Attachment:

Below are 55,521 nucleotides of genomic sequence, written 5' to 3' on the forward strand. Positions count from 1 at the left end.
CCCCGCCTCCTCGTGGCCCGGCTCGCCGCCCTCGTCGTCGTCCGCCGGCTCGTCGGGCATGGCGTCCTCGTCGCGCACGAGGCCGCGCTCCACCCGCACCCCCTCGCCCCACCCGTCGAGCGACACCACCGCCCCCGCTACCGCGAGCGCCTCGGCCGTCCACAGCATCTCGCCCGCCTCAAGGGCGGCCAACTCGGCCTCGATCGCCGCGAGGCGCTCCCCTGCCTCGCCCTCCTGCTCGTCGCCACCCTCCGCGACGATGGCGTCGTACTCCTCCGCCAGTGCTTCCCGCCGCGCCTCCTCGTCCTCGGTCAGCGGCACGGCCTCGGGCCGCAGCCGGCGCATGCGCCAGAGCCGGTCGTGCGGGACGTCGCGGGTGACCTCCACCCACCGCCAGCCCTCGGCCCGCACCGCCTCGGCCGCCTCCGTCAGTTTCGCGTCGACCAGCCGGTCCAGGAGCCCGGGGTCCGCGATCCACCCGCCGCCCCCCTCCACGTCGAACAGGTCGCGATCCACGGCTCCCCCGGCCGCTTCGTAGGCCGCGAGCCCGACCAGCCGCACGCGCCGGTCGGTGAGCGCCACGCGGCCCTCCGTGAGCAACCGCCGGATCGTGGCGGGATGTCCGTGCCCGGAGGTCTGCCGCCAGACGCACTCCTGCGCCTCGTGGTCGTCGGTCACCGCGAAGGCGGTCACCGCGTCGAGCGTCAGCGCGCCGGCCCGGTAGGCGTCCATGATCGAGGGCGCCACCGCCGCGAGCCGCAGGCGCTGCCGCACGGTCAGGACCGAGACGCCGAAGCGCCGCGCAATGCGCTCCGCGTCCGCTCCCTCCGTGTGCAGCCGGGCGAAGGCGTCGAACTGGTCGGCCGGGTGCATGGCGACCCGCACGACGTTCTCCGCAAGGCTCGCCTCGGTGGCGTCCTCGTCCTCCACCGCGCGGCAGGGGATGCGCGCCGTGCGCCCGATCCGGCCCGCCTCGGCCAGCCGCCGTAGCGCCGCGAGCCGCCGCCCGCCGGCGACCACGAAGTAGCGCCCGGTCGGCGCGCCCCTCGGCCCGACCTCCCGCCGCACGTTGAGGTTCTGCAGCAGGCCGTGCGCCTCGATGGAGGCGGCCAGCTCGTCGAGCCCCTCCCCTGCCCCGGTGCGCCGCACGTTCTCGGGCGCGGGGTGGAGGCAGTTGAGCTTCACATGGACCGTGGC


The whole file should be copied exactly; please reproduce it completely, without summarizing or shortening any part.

Below are 55,521 nucleotides of genomic sequence, written 5' to 3' on the forward strand. Positions count from 1 at the left end.
CCCCGCCTCCTCGTGGCCCGGCTCGCCGCCCTCGTCGTCGTCCGCCGGCTCGTCGGGCATGGCGTCCTCGTCGCGCACGAGGCCGCGCTCCACCCGCACCCCCTCGCCCCACCCGTCGAGCGACACCACCGCCCCCGCTACCGCGAGCGCCTCGGCCGTCCACAGCATCTCGCCCGCCTCAAGGGCGGCCAACTCGGCCTCGATCGCCGCGAGGCGCTCCCCTGCCTCGCCCTCCTGCTCGTCGCCACCCTCCGCGACGATGGCGTCGTACTCCTCCGCCAGTGCTTCCCGCCGCGCCTCCTCGTCCTCGGTCAGCGGCACGGCCTCGGGCCGCAGCCGGCGCATGCGCCAGAGCCGGTCGTGCGGGACGTCGCGGGTGACCTCCACCCACCGCCAGCCCTCGGCCCGCACCGCCTCGGCCGCCTCCGTCAGTTTCGCGTCGACCAGCCGGTCCAGGAGCCCGGGGTCCGCGATCCACCCGCCGCCCCCCTCCACGTCGAACAGGTCGCGATCCACGGCTCCCCCGGCCGCTTCGTAGGCCGCGAGCCCGACCAGCCGCACGCGCCGGTCGGTGAGCGCCACGCGGCCCTCCGTGAGCAACCGCCGGATCGTGGCGGGATGTCCGTGCCCGGAGGTCTGCCGCCAGACGCACTCCTGCGCCTCGTGGTCGTCGGTCACCGCGAAGGCGGTCACCGCGTCGAGCGTCAGCGCGCCGGCCCGGTAGGCGTCCATGATCGAGGGCGCCACCGCCGCGAGCCGCAGGCGCTGCCGCACGGTCAGGACCGAGACGCCGAAGCGCCGCGCAATGCGCTCCGCGTCCGCTCCCTCCGTGTGCAGCCGGGCGAAGGCGTCGAACTGGTCGGCCGGGTGCATGGCGACCCGCACGACGTTCTCCGCAAGGCTCGCCTCGGTGGCGTCCTCGTCCTCCACCGCGCGGCAGGGGATGCGCGCCGTGCGCCCGATCCGGCCCGCCTCGGCCAGCCGCCGTAGCGCCGCGAGCCGCCGCCCGCCGGCGACCACGAAGTAGCGCCCGGTCGGCGCGCCCCTCGGCCCGACCTCCCGCCGCACGTTGAGGTTCTGCAGCAGGCCGTGCGCCTCGATGGAGGCGGCCAGCTCGTCGAGCCCCTCCCCTGCCCCGGTGCGCCGCACGTTCTCGGGCGCGGGGTGGAGGCAGTTGAGCTTCACATGGACCGTGGC